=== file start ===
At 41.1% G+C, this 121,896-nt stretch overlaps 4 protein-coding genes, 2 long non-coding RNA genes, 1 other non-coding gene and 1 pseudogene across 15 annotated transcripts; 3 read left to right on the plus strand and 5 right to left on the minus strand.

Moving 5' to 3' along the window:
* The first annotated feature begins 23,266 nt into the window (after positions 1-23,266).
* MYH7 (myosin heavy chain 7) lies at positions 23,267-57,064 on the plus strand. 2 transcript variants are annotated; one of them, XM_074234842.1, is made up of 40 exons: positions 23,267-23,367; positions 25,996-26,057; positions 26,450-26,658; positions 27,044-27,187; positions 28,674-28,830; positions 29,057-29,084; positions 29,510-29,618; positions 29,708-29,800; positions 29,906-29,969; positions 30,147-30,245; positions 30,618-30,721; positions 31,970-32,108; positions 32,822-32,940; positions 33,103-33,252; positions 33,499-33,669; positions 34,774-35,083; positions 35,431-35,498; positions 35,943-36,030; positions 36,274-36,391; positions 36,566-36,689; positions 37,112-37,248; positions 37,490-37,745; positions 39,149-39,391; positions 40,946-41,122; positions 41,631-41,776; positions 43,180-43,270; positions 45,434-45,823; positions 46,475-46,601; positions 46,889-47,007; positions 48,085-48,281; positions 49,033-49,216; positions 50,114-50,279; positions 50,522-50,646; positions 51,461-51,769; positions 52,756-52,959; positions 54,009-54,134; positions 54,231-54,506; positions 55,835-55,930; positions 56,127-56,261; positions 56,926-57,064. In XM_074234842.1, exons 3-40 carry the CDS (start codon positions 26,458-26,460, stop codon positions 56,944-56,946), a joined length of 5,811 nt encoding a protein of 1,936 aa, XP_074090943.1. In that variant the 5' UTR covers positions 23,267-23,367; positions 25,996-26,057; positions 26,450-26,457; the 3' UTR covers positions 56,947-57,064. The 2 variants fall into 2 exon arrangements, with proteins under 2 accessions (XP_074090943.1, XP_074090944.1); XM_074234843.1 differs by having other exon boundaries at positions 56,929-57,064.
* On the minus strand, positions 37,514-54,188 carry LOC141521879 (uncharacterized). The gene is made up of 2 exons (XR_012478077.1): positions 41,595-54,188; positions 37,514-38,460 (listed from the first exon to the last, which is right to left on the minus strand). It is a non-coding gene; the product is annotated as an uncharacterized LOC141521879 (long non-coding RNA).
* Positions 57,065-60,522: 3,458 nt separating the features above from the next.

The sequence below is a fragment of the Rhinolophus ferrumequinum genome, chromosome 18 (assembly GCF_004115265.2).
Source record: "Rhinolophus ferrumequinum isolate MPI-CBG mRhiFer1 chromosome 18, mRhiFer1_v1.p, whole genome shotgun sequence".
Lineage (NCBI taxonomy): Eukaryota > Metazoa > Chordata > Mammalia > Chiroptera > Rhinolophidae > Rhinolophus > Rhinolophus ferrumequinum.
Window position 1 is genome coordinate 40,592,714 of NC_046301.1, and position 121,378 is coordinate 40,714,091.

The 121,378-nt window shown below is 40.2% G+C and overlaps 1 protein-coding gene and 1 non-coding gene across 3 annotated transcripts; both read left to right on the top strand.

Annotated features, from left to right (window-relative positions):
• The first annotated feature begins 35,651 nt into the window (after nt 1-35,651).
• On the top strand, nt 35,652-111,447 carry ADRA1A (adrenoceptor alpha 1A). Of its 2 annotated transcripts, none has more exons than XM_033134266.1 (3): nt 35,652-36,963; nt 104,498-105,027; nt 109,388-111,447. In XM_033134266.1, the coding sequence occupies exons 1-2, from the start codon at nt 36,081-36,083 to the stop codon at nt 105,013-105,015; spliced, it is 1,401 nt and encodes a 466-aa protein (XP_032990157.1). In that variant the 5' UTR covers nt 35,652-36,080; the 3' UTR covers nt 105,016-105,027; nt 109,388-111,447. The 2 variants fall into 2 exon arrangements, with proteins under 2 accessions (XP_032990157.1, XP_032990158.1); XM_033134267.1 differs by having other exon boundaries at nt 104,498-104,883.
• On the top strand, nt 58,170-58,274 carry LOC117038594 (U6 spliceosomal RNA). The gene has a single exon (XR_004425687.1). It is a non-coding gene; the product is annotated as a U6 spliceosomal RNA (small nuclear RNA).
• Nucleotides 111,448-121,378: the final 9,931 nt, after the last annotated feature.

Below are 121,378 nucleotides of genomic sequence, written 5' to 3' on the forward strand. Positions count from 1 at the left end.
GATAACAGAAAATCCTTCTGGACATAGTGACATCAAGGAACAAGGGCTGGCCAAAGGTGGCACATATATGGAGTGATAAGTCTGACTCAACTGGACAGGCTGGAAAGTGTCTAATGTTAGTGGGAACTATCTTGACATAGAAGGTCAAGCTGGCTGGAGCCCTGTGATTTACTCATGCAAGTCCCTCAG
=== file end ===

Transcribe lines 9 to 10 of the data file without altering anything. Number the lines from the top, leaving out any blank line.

Lineage (NCBI taxonomy): Eukaryota > Metazoa > Chordata > Mammalia > Chiroptera > Rhinolophidae > Rhinolophus > Rhinolophus ferrumequinum.
Window position 1 is genome coordinate 40,592,714 of NC_046301.1, and position 121,378 is coordinate 40,714,091.